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Military History Comes Alive at the Sean Cooley G.I. Museum

Uniformed mannequins and more than 17,000 artifacts breathe life into the G.I. Museum in the Sean M. Cooley Memorial Hall at Gautier.

If Memorial Day has sparked you to think of paying tribute to our military, this museum makes a great excursion. It’s an easy day trip from anywhere in south Mississippi. Doug Mansfield and his wife Cheryl, owners of the military exhibits, opened their own gallery because they wanted to help teach others, especially children, about wars fought by the United States of America and the sacrifices made by those who fought in them.

“Seven of my uncles served in World War II. When I was 10, I bought my first book on WWII. I’ve always been interested in it,” Mansfield said.

The couple named the museum the Sean M. Cooley Memorial Hall in memory of their son’s National Guard Platoon Sergeant, the late Sean Cooley of Ocean Springs, a native of George County. Cooley was killed in Iraq in February 2005 after his vehicle exploded due to a hidden bomb. He was with the 150th Combat Engineer Battalion based out of Lucedale.

The Mansfield’s son, Douglas L. Mansfield, served as Assistant Platoon Sergeant and was traveling in a tracked vehicle behind Cooley’s Humvee when the explosion occurred. Immediately after the blast, Mansfield took command of the situation, attempted to save Cooley’s life and was later awarded the Army Commendation Medal with Valor for his actions.

The museum opened in August 2006, and was named for Cooley. A glass display case inside the museum pays tribute to Cooley and includes photos, his nursing uniform and a soldier’s cross.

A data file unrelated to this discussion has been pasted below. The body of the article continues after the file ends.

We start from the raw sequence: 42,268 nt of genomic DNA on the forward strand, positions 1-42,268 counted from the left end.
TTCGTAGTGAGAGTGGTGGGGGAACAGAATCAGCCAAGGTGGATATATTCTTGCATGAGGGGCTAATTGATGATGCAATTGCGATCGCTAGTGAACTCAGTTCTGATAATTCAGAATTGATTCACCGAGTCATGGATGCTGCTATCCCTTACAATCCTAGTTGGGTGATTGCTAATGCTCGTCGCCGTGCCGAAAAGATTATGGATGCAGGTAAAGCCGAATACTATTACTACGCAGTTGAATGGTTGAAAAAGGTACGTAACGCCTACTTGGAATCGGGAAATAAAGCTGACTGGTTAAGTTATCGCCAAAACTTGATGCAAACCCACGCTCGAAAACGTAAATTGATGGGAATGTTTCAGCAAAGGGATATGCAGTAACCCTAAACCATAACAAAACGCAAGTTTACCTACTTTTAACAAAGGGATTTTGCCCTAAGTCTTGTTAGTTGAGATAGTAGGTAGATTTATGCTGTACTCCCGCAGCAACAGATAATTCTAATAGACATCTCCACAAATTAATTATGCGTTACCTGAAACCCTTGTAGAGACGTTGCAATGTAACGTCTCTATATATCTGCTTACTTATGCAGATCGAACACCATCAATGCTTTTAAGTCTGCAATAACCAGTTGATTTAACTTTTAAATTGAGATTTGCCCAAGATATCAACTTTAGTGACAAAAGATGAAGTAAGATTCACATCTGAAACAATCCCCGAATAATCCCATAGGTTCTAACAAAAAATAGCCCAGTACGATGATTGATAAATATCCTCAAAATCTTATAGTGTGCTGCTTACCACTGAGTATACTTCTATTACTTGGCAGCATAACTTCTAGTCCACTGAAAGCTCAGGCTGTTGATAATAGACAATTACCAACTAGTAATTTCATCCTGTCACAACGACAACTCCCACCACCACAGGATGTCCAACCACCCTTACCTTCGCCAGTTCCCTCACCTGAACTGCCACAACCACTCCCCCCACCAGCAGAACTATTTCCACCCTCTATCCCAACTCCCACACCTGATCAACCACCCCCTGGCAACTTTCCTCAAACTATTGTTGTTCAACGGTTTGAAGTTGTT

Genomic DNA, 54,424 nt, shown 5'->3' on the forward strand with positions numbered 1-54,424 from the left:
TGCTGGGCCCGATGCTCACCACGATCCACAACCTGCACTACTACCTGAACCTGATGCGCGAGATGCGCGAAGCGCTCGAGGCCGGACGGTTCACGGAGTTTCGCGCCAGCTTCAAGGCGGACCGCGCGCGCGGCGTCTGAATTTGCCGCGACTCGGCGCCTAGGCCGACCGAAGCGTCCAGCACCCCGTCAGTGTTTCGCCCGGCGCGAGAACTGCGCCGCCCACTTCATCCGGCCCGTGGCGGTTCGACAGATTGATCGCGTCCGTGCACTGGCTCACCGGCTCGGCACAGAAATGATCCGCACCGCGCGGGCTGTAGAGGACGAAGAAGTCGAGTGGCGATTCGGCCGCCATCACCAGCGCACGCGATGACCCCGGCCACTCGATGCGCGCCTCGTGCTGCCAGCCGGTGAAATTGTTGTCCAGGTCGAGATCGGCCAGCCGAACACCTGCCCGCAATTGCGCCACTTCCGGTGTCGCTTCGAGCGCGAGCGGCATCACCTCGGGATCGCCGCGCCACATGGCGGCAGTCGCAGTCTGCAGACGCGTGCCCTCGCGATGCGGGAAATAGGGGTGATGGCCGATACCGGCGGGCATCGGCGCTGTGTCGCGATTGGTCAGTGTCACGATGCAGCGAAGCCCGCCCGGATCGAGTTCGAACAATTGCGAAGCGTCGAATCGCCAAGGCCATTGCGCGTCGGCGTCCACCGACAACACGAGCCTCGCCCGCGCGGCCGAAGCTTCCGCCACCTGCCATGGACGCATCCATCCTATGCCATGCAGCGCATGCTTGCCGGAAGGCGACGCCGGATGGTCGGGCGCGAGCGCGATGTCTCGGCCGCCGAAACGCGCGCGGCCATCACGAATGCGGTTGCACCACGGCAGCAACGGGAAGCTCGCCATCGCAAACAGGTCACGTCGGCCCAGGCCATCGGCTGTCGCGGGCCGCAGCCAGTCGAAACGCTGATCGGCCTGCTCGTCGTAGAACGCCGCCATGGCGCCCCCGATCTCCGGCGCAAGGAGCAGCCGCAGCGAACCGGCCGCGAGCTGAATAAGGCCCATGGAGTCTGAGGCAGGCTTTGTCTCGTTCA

“I first met Sean when he was in nursing school at Mississippi Gulf Coast Community College,” Mansfield said. “My son got to know him when he joined the guard and was assigned that platoon. Sean’s death is something I never got over. My son never got over it. Everybody in that platoon never got over it.”

The museum displays a vast amount of WWII artifacts, but it also showcases items from all other wars including World War I, the Korean Conflict, the Vietnam War, and those fought in Middle East. All divisions of the U.S. Military, including the Coast Guard, are recognized with exhibits. Also represented are chaplains, nurses and photographers.

An impressive number of items spotlight females’ roles in enlisted service. A rare flight suit and a dress suit worn by a member of the WWII Women Air Force Service Pilots (WASP) are among the collection. Only 1,074 women served in WASP and only 1,200 sets of flight and dress uniforms were manufactured.

“Women have played an important role in military, even in WWII, beyond the Red Cross and the volunteers. You don’t see many women uniforms displayed. We’ve got the largest female military exhibit in the Southeast,” Mansfield said.

The female exhibit includes lipsticks, facial compacts and hosiery repair kits used by service women.

General artifacts include helmets, rations, religious communion sets, hand-wound record players, cameras, technical devices, and other varied pieces including a Huey helicopter. The Mansfields purchased all items with their own funds and manage the museum themselves.

Public tours are available the first and third Sundays of each month from 10 a.m. until 5 p.m. Other tour times can be arranged. Admission is free of charge. Donations are welcome. To visit the museum, take Exit 57 from I-10, travel south two miles and follow the signs. Although it’s located in Gautier, the physical address for a GPS is 5796 Ritcher Road, Ocean Springs, MS 39564. The website is and the telephone number is (228)872-1943.


Written by Nancy Jo Maples

Nancy Jo Maples is an award-winning journalist who has written about Mississippi people and places for more than 30 years. A former daily staff news reporter for the Mississippi Press, she currently writes for various media and teaches communication at Mississippi Gulf Coast Community College. Reach her at [email protected]


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